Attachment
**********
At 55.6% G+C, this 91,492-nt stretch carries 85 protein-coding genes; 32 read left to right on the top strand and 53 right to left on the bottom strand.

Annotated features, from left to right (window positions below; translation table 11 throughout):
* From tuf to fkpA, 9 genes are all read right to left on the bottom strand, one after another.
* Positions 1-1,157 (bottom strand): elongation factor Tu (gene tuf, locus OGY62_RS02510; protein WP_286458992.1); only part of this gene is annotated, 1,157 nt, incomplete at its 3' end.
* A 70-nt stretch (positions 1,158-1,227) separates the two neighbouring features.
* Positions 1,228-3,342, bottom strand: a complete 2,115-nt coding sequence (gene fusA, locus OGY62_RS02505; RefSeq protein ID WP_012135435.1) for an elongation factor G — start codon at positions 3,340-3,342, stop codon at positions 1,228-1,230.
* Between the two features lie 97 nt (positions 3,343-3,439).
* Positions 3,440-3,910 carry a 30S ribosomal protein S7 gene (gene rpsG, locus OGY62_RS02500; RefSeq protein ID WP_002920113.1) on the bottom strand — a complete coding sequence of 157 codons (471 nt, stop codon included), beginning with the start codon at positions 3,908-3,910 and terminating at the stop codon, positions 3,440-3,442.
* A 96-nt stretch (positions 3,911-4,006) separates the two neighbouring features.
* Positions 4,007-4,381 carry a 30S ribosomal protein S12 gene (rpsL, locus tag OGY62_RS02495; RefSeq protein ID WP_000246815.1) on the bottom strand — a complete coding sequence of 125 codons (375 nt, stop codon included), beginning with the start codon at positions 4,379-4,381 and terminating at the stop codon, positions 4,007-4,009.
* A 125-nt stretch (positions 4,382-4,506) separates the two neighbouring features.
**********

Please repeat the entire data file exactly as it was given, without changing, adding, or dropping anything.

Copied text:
At 55.6% G+C, this 91,492-nt stretch carries 85 protein-coding genes; 32 read left to right on the top strand and 53 right to left on the bottom strand.

Annotated features, from left to right (window positions below; translation table 11 throughout):
* From tuf to fkpA, 9 genes are all read right to left on the bottom strand, one after another.
* Positions 1-1,157 (bottom strand): elongation factor Tu (gene tuf, locus OGY62_RS02510; protein WP_286458992.1); only part of this gene is annotated, 1,157 nt, incomplete at its 3' end.
* A 70-nt stretch (positions 1,158-1,227) separates the two neighbouring features.
* Positions 1,228-3,342, bottom strand: a complete 2,115-nt coding sequence (gene fusA, locus OGY62_RS02505; RefSeq protein ID WP_012135435.1) for an elongation factor G — start codon at positions 3,340-3,342, stop codon at positions 1,228-1,230.
* Between the two features lie 97 nt (positions 3,343-3,439).
* Positions 3,440-3,910 carry a 30S ribosomal protein S7 gene (gene rpsG, locus OGY62_RS02500; RefSeq protein ID WP_002920113.1) on the bottom strand — a complete coding sequence of 157 codons (471 nt, stop codon included), beginning with the start codon at positions 3,908-3,910 and terminating at the stop codon, positions 3,440-3,442.
* A 96-nt stretch (positions 3,911-4,006) separates the two neighbouring features.
* Positions 4,007-4,381 carry a 30S ribosomal protein S12 gene (rpsL, locus tag OGY62_RS02495; RefSeq protein ID WP_000246815.1) on the bottom strand — a complete coding sequence of 125 codons (375 nt, stop codon included), beginning with the start codon at positions 4,379-4,381 and terminating at the stop codon, positions 4,007-4,009.
* A 125-nt stretch (positions 4,382-4,506) separates the two neighbouring features.